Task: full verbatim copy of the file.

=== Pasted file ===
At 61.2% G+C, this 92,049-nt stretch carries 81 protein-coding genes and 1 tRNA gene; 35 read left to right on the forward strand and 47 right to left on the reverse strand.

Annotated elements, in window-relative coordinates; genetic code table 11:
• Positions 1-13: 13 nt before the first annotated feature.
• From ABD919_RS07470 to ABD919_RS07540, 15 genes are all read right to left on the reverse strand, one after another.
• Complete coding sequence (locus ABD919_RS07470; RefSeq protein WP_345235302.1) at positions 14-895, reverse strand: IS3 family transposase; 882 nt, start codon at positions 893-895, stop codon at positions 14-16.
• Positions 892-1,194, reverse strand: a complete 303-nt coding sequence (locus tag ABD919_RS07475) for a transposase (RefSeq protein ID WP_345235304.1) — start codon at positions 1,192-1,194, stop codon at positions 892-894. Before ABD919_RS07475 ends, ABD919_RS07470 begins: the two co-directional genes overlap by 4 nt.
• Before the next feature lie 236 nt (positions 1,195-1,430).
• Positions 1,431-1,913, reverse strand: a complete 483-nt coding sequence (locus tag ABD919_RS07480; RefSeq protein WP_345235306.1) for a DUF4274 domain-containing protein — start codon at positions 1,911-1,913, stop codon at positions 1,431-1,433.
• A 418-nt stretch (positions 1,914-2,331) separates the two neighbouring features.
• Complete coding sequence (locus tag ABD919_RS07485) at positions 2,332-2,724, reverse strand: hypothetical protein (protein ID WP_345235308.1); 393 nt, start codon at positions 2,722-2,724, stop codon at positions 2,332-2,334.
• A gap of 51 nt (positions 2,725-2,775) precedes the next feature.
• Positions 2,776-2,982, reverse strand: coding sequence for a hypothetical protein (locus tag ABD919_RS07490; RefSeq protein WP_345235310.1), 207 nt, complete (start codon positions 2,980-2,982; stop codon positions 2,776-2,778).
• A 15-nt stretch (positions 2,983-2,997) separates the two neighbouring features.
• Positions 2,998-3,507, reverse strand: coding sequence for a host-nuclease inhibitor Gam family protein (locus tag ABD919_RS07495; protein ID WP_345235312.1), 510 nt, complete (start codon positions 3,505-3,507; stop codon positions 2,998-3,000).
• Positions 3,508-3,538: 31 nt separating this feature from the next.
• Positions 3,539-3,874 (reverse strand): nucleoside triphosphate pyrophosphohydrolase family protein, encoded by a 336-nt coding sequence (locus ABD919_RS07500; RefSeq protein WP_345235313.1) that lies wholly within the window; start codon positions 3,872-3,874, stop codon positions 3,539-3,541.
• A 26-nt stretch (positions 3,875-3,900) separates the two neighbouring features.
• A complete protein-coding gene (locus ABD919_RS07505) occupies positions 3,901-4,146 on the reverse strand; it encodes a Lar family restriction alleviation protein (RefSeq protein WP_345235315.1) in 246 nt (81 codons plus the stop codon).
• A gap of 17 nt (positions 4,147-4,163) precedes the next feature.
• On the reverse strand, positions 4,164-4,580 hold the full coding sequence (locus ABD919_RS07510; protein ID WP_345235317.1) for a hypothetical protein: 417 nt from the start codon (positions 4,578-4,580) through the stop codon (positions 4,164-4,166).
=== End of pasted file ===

At 61.2% G+C, this 92,049-nt stretch carries 81 protein-coding genes and 1 tRNA gene; 35 read left to right on the forward strand and 47 right to left on the reverse strand.

Annotated elements, in window-relative coordinates; genetic code table 11:
• Positions 1-13: 13 nt before the first annotated feature.
• From ABD919_RS07470 to ABD919_RS07540, 15 genes are all read right to left on the reverse strand, one after another.
• Complete coding sequence (locus ABD919_RS07470; RefSeq protein WP_345235302.1) at positions 14-895, reverse strand: IS3 family transposase; 882 nt, start codon at positions 893-895, stop codon at positions 14-16.
• Positions 892-1,194, reverse strand: a complete 303-nt coding sequence (locus tag ABD919_RS07475) for a transposase (RefSeq protein ID WP_345235304.1) — start codon at positions 1,192-1,194, stop codon at positions 892-894. Before ABD919_RS07475 ends, ABD919_RS07470 begins: the two co-directional genes overlap by 4 nt.
• Before the next feature lie 236 nt (positions 1,195-1,430).
• Positions 1,431-1,913, reverse strand: a complete 483-nt coding sequence (locus tag ABD919_RS07480; RefSeq protein WP_345235306.1) for a DUF4274 domain-containing protein — start codon at positions 1,911-1,913, stop codon at positions 1,431-1,433.
• A 418-nt stretch (positions 1,914-2,331) separates the two neighbouring features.
• Complete coding sequence (locus tag ABD919_RS07485) at positions 2,332-2,724, reverse strand: hypothetical protein (protein ID WP_345235308.1); 393 nt, start codon at positions 2,722-2,724, stop codon at positions 2,332-2,334.
• A gap of 51 nt (positions 2,725-2,775) precedes the next feature.
• Positions 2,776-2,982, reverse strand: coding sequence for a hypothetical protein (locus tag ABD919_RS07490; RefSeq protein WP_345235310.1), 207 nt, complete (start codon positions 2,980-2,982; stop codon positions 2,776-2,778).
• A 15-nt stretch (positions 2,983-2,997) separates the two neighbouring features.
• Positions 2,998-3,507, reverse strand: coding sequence for a host-nuclease inhibitor Gam family protein (locus tag ABD919_RS07495; protein ID WP_345235312.1), 510 nt, complete (start codon positions 3,505-3,507; stop codon positions 2,998-3,000).
• Positions 3,508-3,538: 31 nt separating this feature from the next.
• Positions 3,539-3,874 (reverse strand): nucleoside triphosphate pyrophosphohydrolase family protein, encoded by a 336-nt coding sequence (locus ABD919_RS07500; RefSeq protein WP_345235313.1) that lies wholly within the window; start codon positions 3,872-3,874, stop codon positions 3,539-3,541.
• A 26-nt stretch (positions 3,875-3,900) separates the two neighbouring features.
• A complete protein-coding gene (locus ABD919_RS07505) occupies positions 3,901-4,146 on the reverse strand; it encodes a Lar family restriction alleviation protein (RefSeq protein WP_345235315.1) in 246 nt (81 codons plus the stop codon).
• A gap of 17 nt (positions 4,147-4,163) precedes the next feature.
• On the reverse strand, positions 4,164-4,580 hold the full coding sequence (locus ABD919_RS07510; protein ID WP_345235317.1) for a hypothetical protein: 417 nt from the start codon (positions 4,578-4,580) through the stop codon (positions 4,164-4,166).